Ask Alma: Help Me And My Wife Settle This Before I Die

Ask Alma: Help Me And My Wife Settle This Before I Die

Dear Alma,
We have a situation in my house that we have not been able to resolve. I served our country and retired after 30 years in the military. My wife and I are up in age and have all of our affairs in order. We have one daughter, who is our life’s joy and she has been instructed on what to do at every turn, except when it comes to our burials. My wife has requested that she be cremated and have her ashes tossed over the waves off the island of Hawaii. I, on the other hand, would like for my wife to be buried by my side at Arlington National Cemetery. My wife shares your column with me weekly, Alma. What advice do you have for us? Sincerely, Staying Together in the Afterlife
Dear Staying Together,
What an honor to receive a letter from you, sir. Thank you for your service.
I must say, rarely, if ever, am I stumped, but you’ve got me on this one. I mean it’s one thing when a couple is looking to purchase a house and one wants modern, clean lines and the other wants a colorful Victorian. I’ve even encountered couples not agreeing on the purchase of a car, one wants a sporty two-seater and the other an eight-passenger Mommy van. But this, this dilemma, my friend has me at a lost for words.
How do you dance with the wind at the end and find a compromise?
As you mentioned, your wife wants to be cremated and have her ashes poured to dance with the wind off the island of Hawaii. And you, my dear soldier, want to be buried, with your wife, at Arlington National Cemetery—and rightly so. That’s not just any honor, but one you’ve earned and fought the good fight for.
Again, I say, this is a stumper, because one of you has gotta give. I’ve prayed and made my decision. I think your wife should make her final resting place at Arlington National Cemetery. Now, now, now, slow down, it’s not, because you’re the husband, dressed blue, large and in charge. I think she should reconsider, because of where the two of you will be laid to rest, being buried at Arlington is a national honor.
As you know, the grounds of the Arlington National Cemetery honor those who have served our nation. Sprawling hills provide an amazing sense of peace and tranquility. I’ve been there, and it’s aptly described as, “rolling green hills…dotted with trees that are hundreds of years in age and complement the gardens found throughout the 624 acres of the cemetery. This impressive landscape serves as a tribute to the service and sacrifice of every individual laid to rest within the hallowed grounds of Arlington National Cemetery.”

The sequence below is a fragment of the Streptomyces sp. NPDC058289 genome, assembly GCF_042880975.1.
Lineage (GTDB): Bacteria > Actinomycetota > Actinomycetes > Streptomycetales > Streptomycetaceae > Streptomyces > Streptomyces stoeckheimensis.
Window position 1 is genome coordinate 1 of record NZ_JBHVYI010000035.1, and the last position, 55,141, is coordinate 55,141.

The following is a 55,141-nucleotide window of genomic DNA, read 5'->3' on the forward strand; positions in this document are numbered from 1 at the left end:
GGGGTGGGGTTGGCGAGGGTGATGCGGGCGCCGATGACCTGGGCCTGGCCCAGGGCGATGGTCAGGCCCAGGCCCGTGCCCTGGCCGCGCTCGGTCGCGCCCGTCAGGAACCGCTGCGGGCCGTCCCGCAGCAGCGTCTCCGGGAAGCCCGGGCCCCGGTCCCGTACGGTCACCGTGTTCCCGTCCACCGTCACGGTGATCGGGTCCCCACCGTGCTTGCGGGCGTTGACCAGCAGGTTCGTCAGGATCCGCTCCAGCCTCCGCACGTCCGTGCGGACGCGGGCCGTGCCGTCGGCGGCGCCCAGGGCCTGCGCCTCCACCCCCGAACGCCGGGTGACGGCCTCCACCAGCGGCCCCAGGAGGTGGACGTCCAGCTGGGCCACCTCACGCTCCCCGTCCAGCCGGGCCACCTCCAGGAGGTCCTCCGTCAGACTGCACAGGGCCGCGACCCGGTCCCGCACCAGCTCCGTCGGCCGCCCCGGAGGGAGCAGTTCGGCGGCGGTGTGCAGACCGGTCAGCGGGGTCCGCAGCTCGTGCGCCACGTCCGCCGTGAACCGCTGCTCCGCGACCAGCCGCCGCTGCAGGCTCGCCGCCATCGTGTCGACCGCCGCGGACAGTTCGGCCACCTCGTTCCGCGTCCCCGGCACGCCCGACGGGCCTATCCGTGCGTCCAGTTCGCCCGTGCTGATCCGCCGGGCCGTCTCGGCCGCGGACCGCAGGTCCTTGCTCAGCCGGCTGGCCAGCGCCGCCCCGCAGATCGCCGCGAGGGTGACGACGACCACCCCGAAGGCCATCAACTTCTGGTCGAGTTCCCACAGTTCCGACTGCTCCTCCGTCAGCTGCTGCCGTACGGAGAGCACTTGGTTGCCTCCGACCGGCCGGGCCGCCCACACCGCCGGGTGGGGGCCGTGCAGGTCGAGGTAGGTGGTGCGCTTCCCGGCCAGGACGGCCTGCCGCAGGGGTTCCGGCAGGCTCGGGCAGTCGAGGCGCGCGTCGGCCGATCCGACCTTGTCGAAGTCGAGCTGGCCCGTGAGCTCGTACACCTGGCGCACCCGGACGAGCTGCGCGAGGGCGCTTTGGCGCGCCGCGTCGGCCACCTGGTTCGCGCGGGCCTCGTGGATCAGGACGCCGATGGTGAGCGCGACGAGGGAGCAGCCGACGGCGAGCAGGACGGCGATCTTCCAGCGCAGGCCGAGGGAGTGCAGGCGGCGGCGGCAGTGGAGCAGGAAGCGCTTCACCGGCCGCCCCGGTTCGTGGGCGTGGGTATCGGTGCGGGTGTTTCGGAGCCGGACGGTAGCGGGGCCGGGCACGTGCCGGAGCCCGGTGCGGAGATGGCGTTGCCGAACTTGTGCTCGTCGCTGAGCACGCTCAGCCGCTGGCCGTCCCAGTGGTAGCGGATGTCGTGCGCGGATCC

Arlington National Cemetery is a sacred dwelling, your final salute. It is my wish that you two read my answer together, while you lovingly ask your wife to reconsider. Remind her that you just can’t imagine not having her by your side, especially at your final resting place.
How about this, maybe your daughter can go to Hawaii and release beautiful lanterns in your wife’s memory and that will allow her to at least have a part of her, even if only in spirit, released over the beautiful waves off one of the magnificent island of Hawaii, sort of like the opening episode of Tyler Perry’s “Why Did I Get Married Too.” If you didn’t see it, ask your daughter to show it to you.
Let’s not forget, your wife has dutifully served you over your 30-year career and she may feel very strongly about her final resting place. If that is the case, please figure out another way to bind the connection that you two have so graciously sewn over the many years. Do what you’ve done in the past to make it last. Let’s not leave your daughter a long list of complicated instructions, but a legacy of commitment, togetherness and a devotion of love. Continue that example of good, strong love in Heaven as it was on Earth, together at Arlington National Cemetery.
Alma Gill’s newsroom experience spans more than 25 years, including various roles at USA Today, Newsday and The Washington Post. Email questions to: alwaysaskalma@gmail.com. Follow her on Facebook at “Ask Alma” and Twitter @almaaskalma.

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